"The fluorinated AMP is much more stable to degradation by proteases," Marsh noted. When pexiganan was treated with the proteases trypsin and chymotrypsin, it degraded within 30 minutes. But under the same conditions, fluorogainin-1 was still intact after 10 hours.
And fluorogainin-1 "is at least as good at killing common pathogenic bacteria as its nonfluorinated counterpart," Marsh said. Against Klebsiella pneumoniae and Staphylococcus aureus, two tough bacteria, fluorogainin-1 is significantly more potent than pexiganan. The fluorinated AMP was significantly less effective against only one species tested, Streptococcus pyogenes.
Asked to comment on the significance of Marsh's research, David O'Hagan of the University of St. Andrews, in Edinburgh, Scotland, noted that the work on the frog peptides "has significantly increased their potential as useful antibiotics." O'Hagan spoke in Boston about his research to elucidate the mechanism of action of fluorinase, the only known native enzyme that catalyzes C–F bond formation between an organic substrate and fluoride ion.
THE TYPE of AMPs that Marsh's group is exploring have positively charged surfaces and are thought to form coiled coil dimer structures when they interact with the negatively charged bacterial membrane. This interaction permits the AMPs to compromise the integrity of the membrane, Marsh said. In the absence of membranes, the AMPs are unstructured and susceptible to enzyme-mediated proteolysis. The stability of the fluorinated AMPs most likely arises because they form stronger interactions with the cell membrane than the nonfluorinated versions and remain inaccessible to proteases, he noted. Marsh pointed out that the exact details of the interactions are unknown at this point and that his group is continuing to conduct experiments to learn more.
"These insights are exciting and point the way to using the fluorous effect to locate and stabilize complex biomolecules in membranes," O'Hagan said.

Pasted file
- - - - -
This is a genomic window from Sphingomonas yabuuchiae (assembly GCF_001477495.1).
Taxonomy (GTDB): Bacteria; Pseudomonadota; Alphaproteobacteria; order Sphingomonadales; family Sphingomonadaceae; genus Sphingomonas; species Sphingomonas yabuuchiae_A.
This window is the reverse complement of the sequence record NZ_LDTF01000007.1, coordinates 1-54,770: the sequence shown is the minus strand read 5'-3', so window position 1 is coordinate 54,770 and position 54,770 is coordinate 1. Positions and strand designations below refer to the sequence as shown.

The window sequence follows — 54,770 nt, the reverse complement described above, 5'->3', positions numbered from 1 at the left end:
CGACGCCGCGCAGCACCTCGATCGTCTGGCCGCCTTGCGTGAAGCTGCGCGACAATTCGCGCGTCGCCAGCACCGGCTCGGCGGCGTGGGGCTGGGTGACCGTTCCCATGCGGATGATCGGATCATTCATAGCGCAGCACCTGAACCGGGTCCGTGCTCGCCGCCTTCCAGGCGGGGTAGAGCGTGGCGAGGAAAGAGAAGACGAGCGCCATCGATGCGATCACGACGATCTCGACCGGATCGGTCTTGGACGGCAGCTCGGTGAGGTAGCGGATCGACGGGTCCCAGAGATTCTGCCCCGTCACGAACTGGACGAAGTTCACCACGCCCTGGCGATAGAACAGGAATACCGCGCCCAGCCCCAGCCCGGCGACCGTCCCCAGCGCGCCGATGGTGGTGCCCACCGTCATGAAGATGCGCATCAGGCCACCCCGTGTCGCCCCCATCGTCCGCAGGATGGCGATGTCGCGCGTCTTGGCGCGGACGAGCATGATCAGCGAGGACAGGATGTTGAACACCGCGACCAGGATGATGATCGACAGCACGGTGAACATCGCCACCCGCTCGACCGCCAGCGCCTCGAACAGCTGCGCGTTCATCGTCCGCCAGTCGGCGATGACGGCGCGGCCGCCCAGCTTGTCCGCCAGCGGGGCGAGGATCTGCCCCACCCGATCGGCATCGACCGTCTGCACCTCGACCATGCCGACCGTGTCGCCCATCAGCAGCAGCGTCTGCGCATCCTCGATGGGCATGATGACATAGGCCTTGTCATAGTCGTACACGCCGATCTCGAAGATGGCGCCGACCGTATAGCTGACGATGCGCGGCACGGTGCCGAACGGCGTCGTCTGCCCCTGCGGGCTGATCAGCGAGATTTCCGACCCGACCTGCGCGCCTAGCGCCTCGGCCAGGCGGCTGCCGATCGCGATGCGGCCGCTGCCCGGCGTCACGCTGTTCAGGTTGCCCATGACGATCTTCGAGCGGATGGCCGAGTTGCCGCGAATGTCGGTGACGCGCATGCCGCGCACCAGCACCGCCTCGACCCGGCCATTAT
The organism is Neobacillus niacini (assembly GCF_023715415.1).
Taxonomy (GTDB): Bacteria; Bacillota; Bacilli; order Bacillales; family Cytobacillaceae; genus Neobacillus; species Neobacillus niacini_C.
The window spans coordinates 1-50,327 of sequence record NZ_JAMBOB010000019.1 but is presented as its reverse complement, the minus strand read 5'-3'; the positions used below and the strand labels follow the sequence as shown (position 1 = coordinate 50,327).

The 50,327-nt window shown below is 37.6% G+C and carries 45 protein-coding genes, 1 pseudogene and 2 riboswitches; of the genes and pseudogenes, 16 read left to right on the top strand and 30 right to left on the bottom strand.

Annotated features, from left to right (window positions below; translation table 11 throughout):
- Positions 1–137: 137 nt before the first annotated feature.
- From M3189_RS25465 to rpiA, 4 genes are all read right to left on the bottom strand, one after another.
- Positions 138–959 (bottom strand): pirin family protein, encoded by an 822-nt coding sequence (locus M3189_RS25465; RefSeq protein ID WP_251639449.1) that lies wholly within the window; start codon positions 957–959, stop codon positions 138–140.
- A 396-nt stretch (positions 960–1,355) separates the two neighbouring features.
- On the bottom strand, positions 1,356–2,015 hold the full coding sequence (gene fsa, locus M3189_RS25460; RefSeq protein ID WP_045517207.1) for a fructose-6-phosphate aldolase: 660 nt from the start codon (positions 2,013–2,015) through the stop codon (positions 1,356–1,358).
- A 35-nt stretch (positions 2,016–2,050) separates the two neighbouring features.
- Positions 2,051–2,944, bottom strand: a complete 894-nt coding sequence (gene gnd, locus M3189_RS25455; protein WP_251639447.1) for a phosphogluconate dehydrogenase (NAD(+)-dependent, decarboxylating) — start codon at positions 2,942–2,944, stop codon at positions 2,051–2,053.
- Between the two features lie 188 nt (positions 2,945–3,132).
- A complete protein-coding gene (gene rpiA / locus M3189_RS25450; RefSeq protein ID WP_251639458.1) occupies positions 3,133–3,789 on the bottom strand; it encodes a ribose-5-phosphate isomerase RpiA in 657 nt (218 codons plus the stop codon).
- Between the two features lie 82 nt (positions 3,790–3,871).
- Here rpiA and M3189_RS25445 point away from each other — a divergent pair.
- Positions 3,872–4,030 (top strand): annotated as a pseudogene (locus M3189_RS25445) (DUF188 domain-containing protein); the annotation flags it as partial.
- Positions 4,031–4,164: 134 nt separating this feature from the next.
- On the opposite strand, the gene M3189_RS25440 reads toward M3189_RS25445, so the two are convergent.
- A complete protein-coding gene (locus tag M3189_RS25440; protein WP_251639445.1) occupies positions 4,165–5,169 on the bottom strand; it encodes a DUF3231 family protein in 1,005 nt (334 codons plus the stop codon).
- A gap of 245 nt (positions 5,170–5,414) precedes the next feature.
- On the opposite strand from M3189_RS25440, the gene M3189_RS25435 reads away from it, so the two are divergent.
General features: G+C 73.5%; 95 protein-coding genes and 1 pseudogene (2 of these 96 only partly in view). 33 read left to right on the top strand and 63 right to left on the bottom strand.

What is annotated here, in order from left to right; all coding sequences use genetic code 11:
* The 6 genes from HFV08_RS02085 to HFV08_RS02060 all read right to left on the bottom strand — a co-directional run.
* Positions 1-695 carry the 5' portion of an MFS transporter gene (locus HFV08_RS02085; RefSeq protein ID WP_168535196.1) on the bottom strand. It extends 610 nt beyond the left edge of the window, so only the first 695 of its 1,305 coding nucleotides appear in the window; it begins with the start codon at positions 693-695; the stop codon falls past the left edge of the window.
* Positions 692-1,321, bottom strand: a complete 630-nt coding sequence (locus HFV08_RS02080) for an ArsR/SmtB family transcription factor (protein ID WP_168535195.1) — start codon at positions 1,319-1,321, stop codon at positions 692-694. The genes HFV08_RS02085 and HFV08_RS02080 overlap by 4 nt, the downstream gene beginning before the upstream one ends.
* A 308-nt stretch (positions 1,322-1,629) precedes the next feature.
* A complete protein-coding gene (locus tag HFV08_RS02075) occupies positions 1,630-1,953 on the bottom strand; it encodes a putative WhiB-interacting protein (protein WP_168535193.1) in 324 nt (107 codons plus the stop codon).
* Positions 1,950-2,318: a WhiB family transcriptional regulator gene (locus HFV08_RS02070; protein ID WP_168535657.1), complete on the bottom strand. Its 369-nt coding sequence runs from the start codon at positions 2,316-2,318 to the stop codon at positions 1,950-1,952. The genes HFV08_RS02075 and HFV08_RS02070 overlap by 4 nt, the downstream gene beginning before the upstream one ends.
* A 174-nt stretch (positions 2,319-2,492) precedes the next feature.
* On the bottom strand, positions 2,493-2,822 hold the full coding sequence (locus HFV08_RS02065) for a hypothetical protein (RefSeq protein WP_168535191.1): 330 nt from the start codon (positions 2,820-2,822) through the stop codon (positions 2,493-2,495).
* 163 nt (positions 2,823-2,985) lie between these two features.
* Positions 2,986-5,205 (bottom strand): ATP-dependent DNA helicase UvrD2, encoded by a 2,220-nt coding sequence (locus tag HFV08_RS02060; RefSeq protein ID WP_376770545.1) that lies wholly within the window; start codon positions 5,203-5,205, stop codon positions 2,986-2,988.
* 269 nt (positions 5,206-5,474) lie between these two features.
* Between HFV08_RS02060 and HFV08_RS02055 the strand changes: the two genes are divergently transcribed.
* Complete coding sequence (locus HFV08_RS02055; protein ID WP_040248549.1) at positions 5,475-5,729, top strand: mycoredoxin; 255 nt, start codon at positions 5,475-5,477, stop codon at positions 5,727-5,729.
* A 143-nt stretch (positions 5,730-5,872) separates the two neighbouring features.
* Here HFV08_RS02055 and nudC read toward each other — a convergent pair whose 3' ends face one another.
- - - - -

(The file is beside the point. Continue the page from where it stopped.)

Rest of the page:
Marsh's group is not the only one to meet success with fluorinated peptides. Krishna Kumar and his group at Tufts University, in Medford, Mass., also have been broadly exploring the insertion of fluorinated amino acids into proteins to imbue them with Teflon-like properties. Kumar's work includes the design of fluorinated drug delivery systems; potential cancer drugs; and antibiotics, including soon-to-be-published work on magainin-2 and the related AMP buforin-2 that parallels Marsh's work.
During a Division of Medicinal Chemistry session in Boston, He Meng of Kumar's group presented a poster highlighting progress on fluorinating a different type of protein, the gut hormone glucagon-like peptide-1 (GLP-1). This peptide has potential as a drug to treat diabetes and, like other peptides, suffers rapid degradation by proteases, leaving it with a half-life in blood of only a few minutes. A nonfluorinated GLP-1 mimic named Byetta (exenatide), which is derived from the saliva of the gila monster, has increased stability to proteases and already is being marketed by Amylin Pharmaceuticals and Eli Lilly & Co. to treat type 2 diabetes.
Meng described how the Tufts researchers replaced one or two amino acid residues in GLP-1 with hexafluoroleucine. Like fluorogainin-1, fluorinated GLP-1 proved to have enhanced enzymatic stability over the native version while preserving its biological activity. It also proved to be an effective binder of the GLP-1 receptor and is just as effective as the exenatide analogs.
The findings on fluorinated AMPs and GLP-1 by the Michigan and Tufts groups "have complemented each other well. We have chosen different systems to explore how the fluorous effect might be manifested in proteins," Marsh told C&EN.
Kumar agrees. "Both these studies show that fluorination is a powerful method for increasing the potency and stability of known peptide and protein therapeutics, especially the ones that suffer rapid proteolysis in vivo," he said.